If I can I take them out of the library, go there or just like learn the library, learn the system, see where the extra help is, see where the printer is just in case you're one of those people who likes to print off the lecture slides, learn the lay of the land.

4.15 Know your cohort and get a great friendship group

Then also get to know people in your class because they will one day be a great help to you. You never know, you may need help on an assignment or an essay, or for your OSCE, or for whatever it is, you may need that help. You may need to practice with someone, or you may just need someone who understands what you're going through.

So, get to know people in your cohort, get to know them, become friends with them, it's really helpful. As for one thing I semi-regret not doing in first year is getting to know array of people.

I have one best friend in my cohort, and then I have... I have people that I would consider friends, I don't know if they would consider me friends, I don't know. But, I have people I would consider friends, and then I have like acquaintances, like people I will say, "hi," to and like there's the rest of my cohort, and it's so bad. But, then also my cohort is quite cliquey.

I think the other years are quite cliquey as well, but people always say that they're not cliquey. But, you notice that people sit next to... Like who's sitting next to who. I'm like that floating duck, especially if my best friend is not in, I look like such a loner. I am like that floating duck that will seat anywhere. I'm like just give me a seat, give me seat, Ashley sit down.

But, otherwise I wish I did have a bigger group of friends, so that when I needed help I could ask for it. Like I'll go to my best friend, that's one opinion, I like to have a big array of opinions, and of help, to see things from different people's perspectives, that's just what I like to do.

But, yeah, so definitely get a big group of friends who will be there for you, especially people that can help you with your homesickness because I know that's a real thing, and I know some of you guys are struggling with homesickness.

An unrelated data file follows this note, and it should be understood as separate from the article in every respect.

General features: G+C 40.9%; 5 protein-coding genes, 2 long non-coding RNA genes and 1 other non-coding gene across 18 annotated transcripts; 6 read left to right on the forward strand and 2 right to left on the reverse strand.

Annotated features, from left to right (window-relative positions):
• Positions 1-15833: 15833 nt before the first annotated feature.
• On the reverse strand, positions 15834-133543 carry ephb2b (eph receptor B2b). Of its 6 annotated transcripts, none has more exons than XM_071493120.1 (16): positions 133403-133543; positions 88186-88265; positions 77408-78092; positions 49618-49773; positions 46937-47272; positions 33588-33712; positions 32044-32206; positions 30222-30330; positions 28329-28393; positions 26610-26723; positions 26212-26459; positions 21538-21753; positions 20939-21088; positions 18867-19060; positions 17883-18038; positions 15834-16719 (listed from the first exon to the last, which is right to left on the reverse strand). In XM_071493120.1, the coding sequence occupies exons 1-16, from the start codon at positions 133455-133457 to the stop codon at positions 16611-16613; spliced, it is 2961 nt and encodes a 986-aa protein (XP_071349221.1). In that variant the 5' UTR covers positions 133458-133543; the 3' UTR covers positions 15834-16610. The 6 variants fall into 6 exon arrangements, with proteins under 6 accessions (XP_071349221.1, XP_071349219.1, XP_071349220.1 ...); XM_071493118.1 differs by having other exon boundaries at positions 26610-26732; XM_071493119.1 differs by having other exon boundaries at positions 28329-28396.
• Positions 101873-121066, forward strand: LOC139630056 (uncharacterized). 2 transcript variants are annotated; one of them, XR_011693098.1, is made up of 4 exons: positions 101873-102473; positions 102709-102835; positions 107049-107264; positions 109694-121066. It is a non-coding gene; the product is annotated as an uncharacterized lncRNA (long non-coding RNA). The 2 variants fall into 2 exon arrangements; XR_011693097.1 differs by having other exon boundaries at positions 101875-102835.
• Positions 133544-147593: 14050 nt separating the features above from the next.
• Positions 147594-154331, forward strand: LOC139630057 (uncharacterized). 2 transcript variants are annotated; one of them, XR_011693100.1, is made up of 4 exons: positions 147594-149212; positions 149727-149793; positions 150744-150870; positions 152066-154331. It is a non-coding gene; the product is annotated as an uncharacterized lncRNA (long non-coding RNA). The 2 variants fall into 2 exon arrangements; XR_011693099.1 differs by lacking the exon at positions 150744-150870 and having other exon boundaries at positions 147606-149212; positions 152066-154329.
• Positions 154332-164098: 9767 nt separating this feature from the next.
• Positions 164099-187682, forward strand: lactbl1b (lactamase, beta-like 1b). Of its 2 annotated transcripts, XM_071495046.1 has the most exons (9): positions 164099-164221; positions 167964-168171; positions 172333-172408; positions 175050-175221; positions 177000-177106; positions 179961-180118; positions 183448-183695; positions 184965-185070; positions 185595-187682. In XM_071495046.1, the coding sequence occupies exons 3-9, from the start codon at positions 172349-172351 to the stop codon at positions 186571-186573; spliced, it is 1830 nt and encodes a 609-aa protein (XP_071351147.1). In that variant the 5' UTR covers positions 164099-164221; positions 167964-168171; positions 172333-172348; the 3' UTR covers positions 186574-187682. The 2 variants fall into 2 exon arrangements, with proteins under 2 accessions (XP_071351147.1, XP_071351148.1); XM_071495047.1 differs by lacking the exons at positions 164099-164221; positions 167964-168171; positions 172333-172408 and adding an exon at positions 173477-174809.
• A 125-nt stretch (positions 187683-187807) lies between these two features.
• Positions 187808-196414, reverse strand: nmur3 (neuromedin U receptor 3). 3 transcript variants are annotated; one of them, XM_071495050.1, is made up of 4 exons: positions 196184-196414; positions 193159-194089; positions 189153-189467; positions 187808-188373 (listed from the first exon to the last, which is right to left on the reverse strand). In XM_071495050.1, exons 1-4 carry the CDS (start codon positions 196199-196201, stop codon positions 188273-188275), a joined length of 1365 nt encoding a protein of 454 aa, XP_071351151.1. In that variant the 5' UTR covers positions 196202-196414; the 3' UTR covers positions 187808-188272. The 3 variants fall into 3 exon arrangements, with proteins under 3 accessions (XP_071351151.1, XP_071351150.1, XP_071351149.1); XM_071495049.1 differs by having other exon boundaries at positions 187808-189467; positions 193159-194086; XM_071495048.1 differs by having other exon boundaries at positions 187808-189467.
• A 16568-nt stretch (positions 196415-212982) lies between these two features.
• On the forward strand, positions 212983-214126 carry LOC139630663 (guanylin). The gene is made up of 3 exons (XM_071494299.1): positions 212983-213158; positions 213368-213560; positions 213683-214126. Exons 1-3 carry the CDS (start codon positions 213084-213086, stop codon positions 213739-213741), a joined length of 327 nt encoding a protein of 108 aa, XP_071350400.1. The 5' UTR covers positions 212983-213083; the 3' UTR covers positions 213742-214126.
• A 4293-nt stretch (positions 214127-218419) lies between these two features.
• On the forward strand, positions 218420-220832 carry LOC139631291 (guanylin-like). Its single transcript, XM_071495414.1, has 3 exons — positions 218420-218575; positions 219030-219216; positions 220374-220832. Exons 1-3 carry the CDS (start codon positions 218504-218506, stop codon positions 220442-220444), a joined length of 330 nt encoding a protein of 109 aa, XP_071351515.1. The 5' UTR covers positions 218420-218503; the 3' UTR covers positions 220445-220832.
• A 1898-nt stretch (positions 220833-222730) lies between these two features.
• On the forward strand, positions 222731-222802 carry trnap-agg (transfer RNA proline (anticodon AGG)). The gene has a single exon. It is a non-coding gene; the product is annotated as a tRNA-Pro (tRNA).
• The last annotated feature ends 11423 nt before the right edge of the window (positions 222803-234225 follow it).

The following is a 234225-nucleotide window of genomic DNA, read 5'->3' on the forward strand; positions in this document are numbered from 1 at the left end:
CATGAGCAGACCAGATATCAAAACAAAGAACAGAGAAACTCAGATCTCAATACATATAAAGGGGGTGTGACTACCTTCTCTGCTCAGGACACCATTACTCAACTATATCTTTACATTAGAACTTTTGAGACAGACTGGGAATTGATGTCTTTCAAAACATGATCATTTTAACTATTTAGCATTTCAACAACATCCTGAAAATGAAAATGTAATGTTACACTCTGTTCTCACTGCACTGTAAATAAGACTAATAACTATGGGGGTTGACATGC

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Like if you've moved into halls for the first time, so yeah, and they'll help you with homesickness, they will help you like fill your weekends. But, also they'll understand you in the cause on some of what you're going through, and also be able to help maybe with the essays and stuff like that.

So, get yourself a nice group of friends because that will really help with first year, and then also get stuck in. If you can join a society, join a club, join like a sports team, get stuck in because it's so important to like find roots.

Like in first year I did cheer, but at Kingston University, and yeah even though I stopped around Christmas time, whenever I see some of those girls I still say, "hey," because it's just like, "oh I recognize your face."

And then in St. George's, I did cheer for second year, and I did it for all of second year. I loved it, and some of those girls I talk to now because I made friends, like you know what I mean?

So, that's something I would suggest, definitely try and get stuck in at your university, so that you can get connected, and find like some people that you can call friends, and like let's go hang out, or whatever it is that when you're having a bad time they can be there for you to pick you up.

So, I definitely suggest that because as much as studying midwifery is like different to like studying your regular uni course, you're going to need help, both socially and academically. And I feel like you should just get... You should have friends within your cohort, yes, because they can understand what you're going through in your degree, but you should also have friends outside of your degree because then you just get a break from them.

But, also you get an array of people that you know, and that's good. Like having a diversity within your friends, even if it's just within what they study is always good because you get a different opinion about different things.

But, yeah, so I think the main things are always asking for help, and also writing down loads of notes, any tips someone says, anything that you think will be important write it down, so that then you can later learn it and remember it eventually, and there's my two most important things everything else is just a bonus, I think.

But, yeah, so I hope this has helped guys, and until next time, keep on being you. If you like this video, you can put your thumbs up, comment down below. Any questions or suggestions, and don't forget, subscribe to get weekly updates. Bye all.

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About the author

  • Louisa Lewis
    Student Midiwfe

I'm a student Midwife studying at Kingston University, partnered with St. Georges in London. Alongside my uni work and placements, I also create vlogs for my channel, Being Louisa, and for Nurses.co.uk.

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  • Louisa Lewis
    Student Midiwfe

About the author

  • Louisa Lewis
    Student Midiwfe

I'm a student Midwife studying at Kingston University, partnered with St. Georges in London. Alongside my uni work and placements, I also create vlogs for my channel, Being Louisa, and for Nurses.co.uk.